Let me point your attention to Sen. Schumer’s letter and proposal to Sen. McConnell about the upcoming Senate trial. In essence, he proposes the Senate adopt the trial rules adopted unanimously for Bill Clinton’s trial in 1999. Note that in 1999, Republicans controlled both houses of Congress. So they had a fairly free hand to run things as they chose. Not to be snarky but those rules really amount to no more than holding a trial – equal time for both sides to present a case, a reasonable time limits on prosecution and defense, ability to call witnesses, etc.

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There are a bunch of polls out today about impeachment. One that is getting a lot of attention is the Fox News poll that shows 50% support for impeachment and removal versus 41% who oppose impeachment. The fact that it’s Fox gets a lot of attention. But as we’ve discussed before, the Fox News poll — as opposed to Fox News — is a rightly respected poll. We should see it as separate from Fox News.

The real story is that support and opposition to impeachment remain remarkably, remarkably stable.

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This evening I turned on MSNBC and watched Sen. Ben Cardin of Maryland express deep concern about whether his Republican colleagues were going to keep an open mind as jurors in the Senate trial of the President. At one point he went as far as to say that Mitch McConnell had “raise[d] serious questions whether he will be objective in carrying out the responsibilities of the Senate or whether he’s going to try to stack the deck in favor of the president.”

My point here is not to pick on Ben Cardin. This is one example of rhetoric you can hear from many Democrats and most Senate Democrats. It’s just the example that is ready at hand. But it is terrible and completely pathetic.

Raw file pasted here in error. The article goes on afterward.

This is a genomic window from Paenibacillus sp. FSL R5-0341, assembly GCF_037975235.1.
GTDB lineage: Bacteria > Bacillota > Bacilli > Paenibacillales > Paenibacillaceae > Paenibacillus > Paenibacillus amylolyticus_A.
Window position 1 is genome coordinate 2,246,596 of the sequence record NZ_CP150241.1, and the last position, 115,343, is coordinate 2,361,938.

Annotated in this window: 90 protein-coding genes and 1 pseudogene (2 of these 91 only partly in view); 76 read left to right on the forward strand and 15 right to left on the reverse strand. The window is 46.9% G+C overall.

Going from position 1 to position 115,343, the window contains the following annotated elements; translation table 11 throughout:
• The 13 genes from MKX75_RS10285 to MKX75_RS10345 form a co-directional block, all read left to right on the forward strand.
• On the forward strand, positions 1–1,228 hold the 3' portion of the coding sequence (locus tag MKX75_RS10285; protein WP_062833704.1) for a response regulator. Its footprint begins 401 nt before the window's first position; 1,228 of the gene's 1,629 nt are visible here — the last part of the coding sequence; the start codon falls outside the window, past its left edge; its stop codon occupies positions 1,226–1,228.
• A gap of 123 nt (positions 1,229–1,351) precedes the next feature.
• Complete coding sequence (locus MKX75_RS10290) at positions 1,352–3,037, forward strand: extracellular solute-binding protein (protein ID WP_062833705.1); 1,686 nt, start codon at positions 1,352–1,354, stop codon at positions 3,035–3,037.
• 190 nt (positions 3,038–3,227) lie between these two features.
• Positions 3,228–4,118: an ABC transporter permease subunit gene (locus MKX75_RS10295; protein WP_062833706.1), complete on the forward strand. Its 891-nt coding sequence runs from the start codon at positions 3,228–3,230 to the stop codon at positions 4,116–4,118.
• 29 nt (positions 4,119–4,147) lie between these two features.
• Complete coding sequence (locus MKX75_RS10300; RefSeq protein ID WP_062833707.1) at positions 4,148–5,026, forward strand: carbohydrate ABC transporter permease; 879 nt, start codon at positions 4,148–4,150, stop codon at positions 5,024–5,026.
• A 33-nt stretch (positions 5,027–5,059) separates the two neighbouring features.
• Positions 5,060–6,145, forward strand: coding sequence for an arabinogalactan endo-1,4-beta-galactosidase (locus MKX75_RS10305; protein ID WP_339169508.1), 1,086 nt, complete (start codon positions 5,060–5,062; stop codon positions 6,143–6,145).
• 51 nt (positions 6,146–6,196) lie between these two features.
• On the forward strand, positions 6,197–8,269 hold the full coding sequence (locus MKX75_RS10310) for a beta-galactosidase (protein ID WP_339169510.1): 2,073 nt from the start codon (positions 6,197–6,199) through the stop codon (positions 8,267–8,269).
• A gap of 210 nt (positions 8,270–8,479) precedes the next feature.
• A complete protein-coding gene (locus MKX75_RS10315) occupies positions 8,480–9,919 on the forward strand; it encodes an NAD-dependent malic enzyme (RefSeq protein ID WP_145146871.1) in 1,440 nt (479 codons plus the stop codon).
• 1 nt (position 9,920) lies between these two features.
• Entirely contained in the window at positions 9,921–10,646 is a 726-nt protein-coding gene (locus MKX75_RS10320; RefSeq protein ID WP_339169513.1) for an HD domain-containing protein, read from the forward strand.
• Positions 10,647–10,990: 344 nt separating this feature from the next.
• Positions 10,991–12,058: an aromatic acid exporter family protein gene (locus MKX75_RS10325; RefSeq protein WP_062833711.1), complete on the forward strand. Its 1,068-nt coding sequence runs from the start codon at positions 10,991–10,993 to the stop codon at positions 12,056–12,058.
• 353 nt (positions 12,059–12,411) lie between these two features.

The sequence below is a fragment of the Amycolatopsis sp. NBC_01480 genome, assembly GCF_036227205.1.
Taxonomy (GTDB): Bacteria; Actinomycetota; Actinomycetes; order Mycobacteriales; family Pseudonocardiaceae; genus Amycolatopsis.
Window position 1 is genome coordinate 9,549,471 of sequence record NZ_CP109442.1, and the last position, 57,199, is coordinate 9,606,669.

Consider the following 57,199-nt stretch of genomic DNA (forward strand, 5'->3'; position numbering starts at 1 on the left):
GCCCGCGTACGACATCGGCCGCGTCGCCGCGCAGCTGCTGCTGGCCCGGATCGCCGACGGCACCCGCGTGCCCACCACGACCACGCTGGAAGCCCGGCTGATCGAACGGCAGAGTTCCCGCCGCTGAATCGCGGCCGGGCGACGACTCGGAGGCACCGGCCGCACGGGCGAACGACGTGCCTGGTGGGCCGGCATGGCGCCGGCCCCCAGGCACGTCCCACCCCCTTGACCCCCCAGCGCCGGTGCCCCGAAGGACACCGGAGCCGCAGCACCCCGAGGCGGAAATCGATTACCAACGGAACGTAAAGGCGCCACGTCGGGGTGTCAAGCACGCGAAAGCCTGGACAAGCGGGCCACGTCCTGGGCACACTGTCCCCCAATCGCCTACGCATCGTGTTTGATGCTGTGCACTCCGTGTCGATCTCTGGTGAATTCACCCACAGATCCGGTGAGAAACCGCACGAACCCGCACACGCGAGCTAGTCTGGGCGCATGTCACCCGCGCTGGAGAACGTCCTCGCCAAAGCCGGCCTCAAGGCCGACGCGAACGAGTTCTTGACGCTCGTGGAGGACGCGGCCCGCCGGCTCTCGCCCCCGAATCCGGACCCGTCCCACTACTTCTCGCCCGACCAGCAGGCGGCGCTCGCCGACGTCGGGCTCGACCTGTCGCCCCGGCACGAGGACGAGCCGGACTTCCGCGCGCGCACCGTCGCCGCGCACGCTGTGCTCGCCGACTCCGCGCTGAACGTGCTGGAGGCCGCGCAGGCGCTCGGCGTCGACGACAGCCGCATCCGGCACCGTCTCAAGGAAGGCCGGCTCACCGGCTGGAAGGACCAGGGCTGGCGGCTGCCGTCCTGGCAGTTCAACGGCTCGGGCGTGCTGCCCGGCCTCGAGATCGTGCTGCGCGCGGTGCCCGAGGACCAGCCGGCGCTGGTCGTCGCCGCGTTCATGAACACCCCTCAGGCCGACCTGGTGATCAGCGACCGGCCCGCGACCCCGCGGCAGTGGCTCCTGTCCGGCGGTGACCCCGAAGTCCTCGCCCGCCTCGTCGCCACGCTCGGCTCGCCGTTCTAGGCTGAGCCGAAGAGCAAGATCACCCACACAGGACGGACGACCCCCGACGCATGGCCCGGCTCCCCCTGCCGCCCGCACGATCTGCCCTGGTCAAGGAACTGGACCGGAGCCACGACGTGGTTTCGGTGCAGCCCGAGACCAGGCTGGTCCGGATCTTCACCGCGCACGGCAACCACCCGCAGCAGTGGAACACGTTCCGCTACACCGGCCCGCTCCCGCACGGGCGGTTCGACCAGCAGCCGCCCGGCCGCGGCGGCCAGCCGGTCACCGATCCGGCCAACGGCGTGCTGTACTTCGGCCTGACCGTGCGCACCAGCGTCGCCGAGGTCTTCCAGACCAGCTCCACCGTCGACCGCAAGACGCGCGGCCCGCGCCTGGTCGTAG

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The extremely open (indeed bragging about it) joint impeachment trial planning between the President and Senate Republicans is a good opportunity to restate a point I’ve made several times recently in a slightly different context. The Senate trial is nominally a trial of Donald J. Trump. But in fact, his guilt is obvious, proven by an overwhelming body of evidence. Senate Republicans themselves know this. But this is the point. It’s not really Trump who is on trial. It’s Senate Republicans. The question is whether there is any level of criminal conduct from President Trump they won’t accept. We already know the answer to that. There’s none. Democrats’ trial strategy should be to make this point over and over and over again. It’s as simple as that.

Let me preface this by saying that politics is unpredictable. I don’t know what will happen in next year’s election and I don’t know for a certainty what the political impact of President Trump’s impeachment will be. What I do know is this: for the last twenty years there has been a deep elite press consensus that impeachment carries a big risk of boomeranging on the party that impeaches a President and can actually bolster support for that President. This is flatly wrong. So I want to explain why it is wrong.

The evidence is pretty clear.